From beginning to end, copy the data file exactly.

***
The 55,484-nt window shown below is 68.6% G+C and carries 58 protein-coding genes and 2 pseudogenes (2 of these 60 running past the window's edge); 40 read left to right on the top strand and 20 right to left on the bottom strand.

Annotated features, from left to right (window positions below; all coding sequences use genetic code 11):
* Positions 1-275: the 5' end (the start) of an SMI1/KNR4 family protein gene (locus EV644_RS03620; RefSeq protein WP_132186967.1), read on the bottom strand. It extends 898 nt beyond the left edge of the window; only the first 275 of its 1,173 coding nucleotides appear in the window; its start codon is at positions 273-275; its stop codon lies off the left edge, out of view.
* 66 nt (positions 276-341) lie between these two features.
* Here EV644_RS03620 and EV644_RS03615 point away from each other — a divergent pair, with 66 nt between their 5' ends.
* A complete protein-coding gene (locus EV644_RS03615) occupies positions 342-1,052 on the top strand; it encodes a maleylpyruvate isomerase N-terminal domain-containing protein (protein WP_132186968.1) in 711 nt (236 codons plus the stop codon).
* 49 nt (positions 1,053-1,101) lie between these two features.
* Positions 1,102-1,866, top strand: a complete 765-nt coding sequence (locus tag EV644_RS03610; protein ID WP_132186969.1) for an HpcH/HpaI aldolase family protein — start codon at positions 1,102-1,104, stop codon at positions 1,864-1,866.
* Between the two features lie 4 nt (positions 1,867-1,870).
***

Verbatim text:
The 55,484-nt window shown below is 68.6% G+C and carries 58 protein-coding genes and 2 pseudogenes (2 of these 60 running past the window's edge); 40 read left to right on the top strand and 20 right to left on the bottom strand.

Annotated features, from left to right (window positions below; all coding sequences use genetic code 11):
* Positions 1-275: the 5' end (the start) of an SMI1/KNR4 family protein gene (locus EV644_RS03620; RefSeq protein WP_132186967.1), read on the bottom strand. It extends 898 nt beyond the left edge of the window; only the first 275 of its 1,173 coding nucleotides appear in the window; its start codon is at positions 273-275; its stop codon lies off the left edge, out of view.
* 66 nt (positions 276-341) lie between these two features.
* Here EV644_RS03620 and EV644_RS03615 point away from each other — a divergent pair, with 66 nt between their 5' ends.
* A complete protein-coding gene (locus EV644_RS03615) occupies positions 342-1,052 on the top strand; it encodes a maleylpyruvate isomerase N-terminal domain-containing protein (protein WP_132186968.1) in 711 nt (236 codons plus the stop codon).
* 49 nt (positions 1,053-1,101) lie between these two features.
* Positions 1,102-1,866, top strand: a complete 765-nt coding sequence (locus tag EV644_RS03610; protein ID WP_132186969.1) for an HpcH/HpaI aldolase family protein — start codon at positions 1,102-1,104, stop codon at positions 1,864-1,866.
* Between the two features lie 4 nt (positions 1,867-1,870).